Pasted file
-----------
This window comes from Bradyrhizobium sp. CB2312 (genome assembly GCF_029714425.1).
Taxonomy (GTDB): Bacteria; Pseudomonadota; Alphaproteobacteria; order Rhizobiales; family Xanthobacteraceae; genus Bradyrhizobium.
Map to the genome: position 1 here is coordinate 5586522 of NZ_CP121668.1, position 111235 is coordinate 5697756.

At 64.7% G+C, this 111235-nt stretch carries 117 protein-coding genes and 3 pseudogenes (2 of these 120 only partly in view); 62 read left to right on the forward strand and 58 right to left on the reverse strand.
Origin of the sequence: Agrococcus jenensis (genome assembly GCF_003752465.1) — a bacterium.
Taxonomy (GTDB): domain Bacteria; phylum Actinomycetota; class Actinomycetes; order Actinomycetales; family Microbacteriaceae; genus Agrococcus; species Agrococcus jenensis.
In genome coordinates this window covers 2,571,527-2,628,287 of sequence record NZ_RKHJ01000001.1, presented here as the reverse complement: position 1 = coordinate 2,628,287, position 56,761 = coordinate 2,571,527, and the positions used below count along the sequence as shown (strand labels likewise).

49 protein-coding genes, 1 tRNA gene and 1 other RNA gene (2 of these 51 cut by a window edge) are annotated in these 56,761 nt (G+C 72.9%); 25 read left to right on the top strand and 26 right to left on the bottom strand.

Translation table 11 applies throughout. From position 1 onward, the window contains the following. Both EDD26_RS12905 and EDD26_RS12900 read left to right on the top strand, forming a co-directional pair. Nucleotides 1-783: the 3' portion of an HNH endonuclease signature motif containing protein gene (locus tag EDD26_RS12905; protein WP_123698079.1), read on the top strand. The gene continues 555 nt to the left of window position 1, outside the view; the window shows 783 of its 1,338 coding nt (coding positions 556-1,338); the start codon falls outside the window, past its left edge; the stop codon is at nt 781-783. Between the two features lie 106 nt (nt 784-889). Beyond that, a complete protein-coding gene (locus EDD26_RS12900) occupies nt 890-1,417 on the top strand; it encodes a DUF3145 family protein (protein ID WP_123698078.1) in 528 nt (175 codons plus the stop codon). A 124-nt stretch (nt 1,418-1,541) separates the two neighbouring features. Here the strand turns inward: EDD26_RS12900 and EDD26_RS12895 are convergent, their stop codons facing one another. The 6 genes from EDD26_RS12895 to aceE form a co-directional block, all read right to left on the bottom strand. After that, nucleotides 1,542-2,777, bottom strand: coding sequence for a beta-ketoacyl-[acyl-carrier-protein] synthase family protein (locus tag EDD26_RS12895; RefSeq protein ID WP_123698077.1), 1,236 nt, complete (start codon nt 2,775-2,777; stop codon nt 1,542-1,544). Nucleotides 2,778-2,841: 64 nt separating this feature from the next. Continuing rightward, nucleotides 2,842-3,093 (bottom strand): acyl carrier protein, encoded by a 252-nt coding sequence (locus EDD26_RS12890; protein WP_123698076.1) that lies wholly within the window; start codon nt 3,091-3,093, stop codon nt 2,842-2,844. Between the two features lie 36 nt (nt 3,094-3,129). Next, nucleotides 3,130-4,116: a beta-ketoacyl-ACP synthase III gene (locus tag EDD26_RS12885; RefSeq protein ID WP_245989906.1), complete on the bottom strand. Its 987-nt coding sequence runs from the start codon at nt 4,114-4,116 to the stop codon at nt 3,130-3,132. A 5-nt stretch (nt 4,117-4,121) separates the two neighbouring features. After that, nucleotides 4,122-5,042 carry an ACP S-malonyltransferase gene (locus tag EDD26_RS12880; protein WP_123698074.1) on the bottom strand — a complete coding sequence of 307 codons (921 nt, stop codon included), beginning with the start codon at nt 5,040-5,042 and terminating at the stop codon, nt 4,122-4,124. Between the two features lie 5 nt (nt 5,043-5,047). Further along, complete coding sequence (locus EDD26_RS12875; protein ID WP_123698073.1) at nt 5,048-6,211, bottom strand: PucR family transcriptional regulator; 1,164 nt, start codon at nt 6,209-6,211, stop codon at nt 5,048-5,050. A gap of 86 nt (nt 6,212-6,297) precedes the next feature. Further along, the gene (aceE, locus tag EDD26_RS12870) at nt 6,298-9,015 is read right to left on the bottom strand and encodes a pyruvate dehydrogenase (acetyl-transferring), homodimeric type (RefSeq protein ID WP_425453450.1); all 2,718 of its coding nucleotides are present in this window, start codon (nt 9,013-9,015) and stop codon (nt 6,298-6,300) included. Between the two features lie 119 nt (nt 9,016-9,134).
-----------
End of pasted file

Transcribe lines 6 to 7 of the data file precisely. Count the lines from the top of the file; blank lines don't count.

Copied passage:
Taxonomy (GTDB): domain Bacteria; phylum Actinomycetota; class Actinomycetes; order Actinomycetales; family Microbacteriaceae; genus Agrococcus; species Agrococcus jenensis.
In genome coordinates this window covers 2,571,527-2,628,287 of sequence record NZ_RKHJ01000001.1, presented here as the reverse complement: position 1 = coordinate 2,628,287, position 56,761 = coordinate 2,571,527, and the positions used below count along the sequence as shown (strand labels likewise).